GPS units lead driv­ers to dan­ger

Herald Sun - Motoring - - Front Page -

DRIV­ING with a GPS unit in your car can be a safety haz­ard. Too many peo­ple place them wrongly and com­pro­mise their view of the road, and new re­search from AAMI says they are also a se­ri­ous dis­trac­tion.

‘‘Th­ese de­vices are in­tended to re­move the dis­trac­tion of a driver hav­ing to read a map or nav­i­gate un­known roads, but there is some irony that for one in seven driv­ers, the tech­nol­ogy is tak­ing their at­ten­tion from the task at hand,’’ Mike Sopin­ski of AAMI says. ‘‘Driv­ers fail­ing or for­get­ting to in­put their des­ti­na­tion into their nav­i­ga­tion sys­tem be­fore de­part­ing and those who fol­low GPS di­rec­tions in­dis­crim­i­nately may ex­plain why so many driv­ers who rely on GPS get dis­tracted.

‘‘In many ways, tech­nol­ogy is a bonus for driv­ers, but they also need to em­ploy their own com­mon sense, as a com­ple­ment to the equip­ment, to en­sure they’re not putting them­selves or other driv­ers at risk.’’

The AAMI re­search shows men are more at risk — 17 per cent against 12 per cent of women — partly be­cause they like to fid­dle and change set­tings.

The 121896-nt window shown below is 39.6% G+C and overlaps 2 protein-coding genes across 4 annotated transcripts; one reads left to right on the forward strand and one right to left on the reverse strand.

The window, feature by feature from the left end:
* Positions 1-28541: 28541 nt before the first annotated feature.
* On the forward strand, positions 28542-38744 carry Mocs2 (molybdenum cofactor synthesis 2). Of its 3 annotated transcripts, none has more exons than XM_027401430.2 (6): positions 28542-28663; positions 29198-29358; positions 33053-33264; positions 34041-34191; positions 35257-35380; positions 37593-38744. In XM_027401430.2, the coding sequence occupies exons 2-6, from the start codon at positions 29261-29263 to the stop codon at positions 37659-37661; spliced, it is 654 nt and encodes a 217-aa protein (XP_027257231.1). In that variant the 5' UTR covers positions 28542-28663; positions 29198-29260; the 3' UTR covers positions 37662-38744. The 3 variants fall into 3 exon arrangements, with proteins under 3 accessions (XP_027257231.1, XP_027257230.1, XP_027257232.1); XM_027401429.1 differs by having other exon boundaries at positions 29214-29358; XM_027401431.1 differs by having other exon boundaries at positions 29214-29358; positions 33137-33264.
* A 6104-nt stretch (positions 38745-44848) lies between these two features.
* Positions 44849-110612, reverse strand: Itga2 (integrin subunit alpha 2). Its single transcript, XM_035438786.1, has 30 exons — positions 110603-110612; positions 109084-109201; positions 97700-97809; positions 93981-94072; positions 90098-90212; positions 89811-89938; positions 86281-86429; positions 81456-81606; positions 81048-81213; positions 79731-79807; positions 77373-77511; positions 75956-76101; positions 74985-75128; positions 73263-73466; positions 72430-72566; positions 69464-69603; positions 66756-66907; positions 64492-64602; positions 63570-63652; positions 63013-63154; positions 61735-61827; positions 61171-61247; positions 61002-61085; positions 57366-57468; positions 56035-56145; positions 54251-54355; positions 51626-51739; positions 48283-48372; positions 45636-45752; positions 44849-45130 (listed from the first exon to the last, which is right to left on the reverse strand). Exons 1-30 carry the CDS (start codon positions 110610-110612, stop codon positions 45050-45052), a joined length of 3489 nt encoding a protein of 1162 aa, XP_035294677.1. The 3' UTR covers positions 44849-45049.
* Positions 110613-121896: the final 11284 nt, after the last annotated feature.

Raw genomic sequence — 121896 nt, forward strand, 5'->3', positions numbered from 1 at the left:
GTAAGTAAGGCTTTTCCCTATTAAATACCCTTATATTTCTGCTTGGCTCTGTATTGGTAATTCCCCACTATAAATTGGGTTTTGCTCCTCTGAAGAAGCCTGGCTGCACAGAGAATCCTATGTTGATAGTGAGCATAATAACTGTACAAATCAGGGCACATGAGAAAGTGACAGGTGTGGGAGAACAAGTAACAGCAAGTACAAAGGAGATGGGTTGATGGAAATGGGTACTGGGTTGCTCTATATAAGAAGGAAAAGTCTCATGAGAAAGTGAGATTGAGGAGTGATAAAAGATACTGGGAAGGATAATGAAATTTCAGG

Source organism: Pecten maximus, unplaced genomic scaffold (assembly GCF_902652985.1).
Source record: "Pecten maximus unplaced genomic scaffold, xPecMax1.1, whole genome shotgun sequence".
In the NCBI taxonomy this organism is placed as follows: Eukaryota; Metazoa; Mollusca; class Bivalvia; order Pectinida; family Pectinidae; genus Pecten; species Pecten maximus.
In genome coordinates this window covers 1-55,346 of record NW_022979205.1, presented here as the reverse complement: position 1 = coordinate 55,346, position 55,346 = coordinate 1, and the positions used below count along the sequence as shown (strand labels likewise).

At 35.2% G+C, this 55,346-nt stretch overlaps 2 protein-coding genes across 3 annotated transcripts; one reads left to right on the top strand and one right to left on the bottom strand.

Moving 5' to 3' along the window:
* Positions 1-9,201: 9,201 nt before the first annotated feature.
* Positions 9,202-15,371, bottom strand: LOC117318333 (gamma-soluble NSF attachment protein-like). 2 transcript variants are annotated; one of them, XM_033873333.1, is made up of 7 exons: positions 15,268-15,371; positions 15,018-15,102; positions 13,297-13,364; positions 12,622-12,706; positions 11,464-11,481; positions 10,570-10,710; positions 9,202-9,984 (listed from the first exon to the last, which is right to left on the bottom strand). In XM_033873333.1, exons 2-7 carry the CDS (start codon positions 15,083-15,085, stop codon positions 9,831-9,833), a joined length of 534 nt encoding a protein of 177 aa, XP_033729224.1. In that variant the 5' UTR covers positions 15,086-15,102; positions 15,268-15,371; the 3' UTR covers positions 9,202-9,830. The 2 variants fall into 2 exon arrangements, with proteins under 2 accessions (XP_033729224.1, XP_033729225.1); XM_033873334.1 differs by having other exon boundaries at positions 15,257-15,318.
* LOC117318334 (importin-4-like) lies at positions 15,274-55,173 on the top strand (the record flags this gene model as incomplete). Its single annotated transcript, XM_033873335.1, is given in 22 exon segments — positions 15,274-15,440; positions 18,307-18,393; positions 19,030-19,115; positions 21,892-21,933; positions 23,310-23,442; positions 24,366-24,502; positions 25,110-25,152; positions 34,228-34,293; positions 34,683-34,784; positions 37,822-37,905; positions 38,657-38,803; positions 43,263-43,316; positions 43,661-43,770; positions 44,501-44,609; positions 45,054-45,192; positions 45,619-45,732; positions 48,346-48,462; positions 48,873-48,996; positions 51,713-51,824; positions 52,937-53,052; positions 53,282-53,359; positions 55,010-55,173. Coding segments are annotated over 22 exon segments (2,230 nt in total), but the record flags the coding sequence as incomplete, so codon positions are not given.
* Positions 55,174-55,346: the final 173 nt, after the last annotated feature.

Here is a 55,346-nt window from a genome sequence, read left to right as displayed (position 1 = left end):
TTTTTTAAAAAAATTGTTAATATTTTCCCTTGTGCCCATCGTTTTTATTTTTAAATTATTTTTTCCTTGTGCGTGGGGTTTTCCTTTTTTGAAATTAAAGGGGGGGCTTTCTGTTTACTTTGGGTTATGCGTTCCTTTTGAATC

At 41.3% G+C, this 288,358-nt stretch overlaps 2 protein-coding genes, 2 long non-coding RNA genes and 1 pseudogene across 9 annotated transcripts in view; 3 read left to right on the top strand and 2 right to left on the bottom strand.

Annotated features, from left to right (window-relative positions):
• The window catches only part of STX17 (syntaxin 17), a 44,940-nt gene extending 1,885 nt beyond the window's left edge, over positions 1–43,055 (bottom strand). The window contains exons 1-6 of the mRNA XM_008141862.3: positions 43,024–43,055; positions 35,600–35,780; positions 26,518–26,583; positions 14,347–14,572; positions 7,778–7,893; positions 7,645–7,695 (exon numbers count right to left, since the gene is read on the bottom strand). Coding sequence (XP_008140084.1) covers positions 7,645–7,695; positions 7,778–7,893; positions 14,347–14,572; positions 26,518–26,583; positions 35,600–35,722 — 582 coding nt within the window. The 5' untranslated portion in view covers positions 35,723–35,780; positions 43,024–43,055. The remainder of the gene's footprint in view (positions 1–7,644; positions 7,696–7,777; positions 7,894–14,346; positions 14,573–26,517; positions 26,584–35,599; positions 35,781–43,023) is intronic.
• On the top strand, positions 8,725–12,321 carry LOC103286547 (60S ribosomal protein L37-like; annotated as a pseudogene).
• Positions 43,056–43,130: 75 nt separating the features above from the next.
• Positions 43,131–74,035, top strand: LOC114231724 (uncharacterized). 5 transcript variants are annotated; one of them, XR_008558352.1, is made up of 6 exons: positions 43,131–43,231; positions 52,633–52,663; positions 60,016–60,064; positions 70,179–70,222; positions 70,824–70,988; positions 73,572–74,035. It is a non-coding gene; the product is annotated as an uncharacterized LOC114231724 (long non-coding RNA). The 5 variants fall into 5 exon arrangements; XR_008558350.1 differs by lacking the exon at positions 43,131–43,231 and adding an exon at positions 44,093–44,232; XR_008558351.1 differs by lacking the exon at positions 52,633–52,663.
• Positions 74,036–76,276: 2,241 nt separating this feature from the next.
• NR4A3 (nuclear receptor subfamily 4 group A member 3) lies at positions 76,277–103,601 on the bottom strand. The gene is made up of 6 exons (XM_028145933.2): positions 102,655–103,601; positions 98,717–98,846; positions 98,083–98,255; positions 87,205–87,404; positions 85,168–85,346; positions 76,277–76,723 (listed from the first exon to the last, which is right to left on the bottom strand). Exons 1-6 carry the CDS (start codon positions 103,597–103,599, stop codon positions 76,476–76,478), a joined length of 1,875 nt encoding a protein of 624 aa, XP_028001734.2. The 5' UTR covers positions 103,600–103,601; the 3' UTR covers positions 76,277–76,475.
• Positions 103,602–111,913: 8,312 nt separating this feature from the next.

And GPS units are not the only grow­ing dis­trac­tion.

AAMI’s re­search shows MP3 play­ers and high-pow­ered stereos can be a prob­lem.

‘‘Na­tion­ally, 12 per cent of driv­ers say they have be­come dis­tracted while us­ing their MP3 player, and a whop­ping 42 per cent say they have lost con­cen­tra­tion while us­ing more old-school tech­nol­ogy, such as chang­ing a CD, tape or ra­dio sta­tion while be­hind the wheel,’’ Sopin­ski says.

MP3 play­ers can tempt driv­ers to shuf­fle through mu­sic when they should be con­cen­trat­ing.

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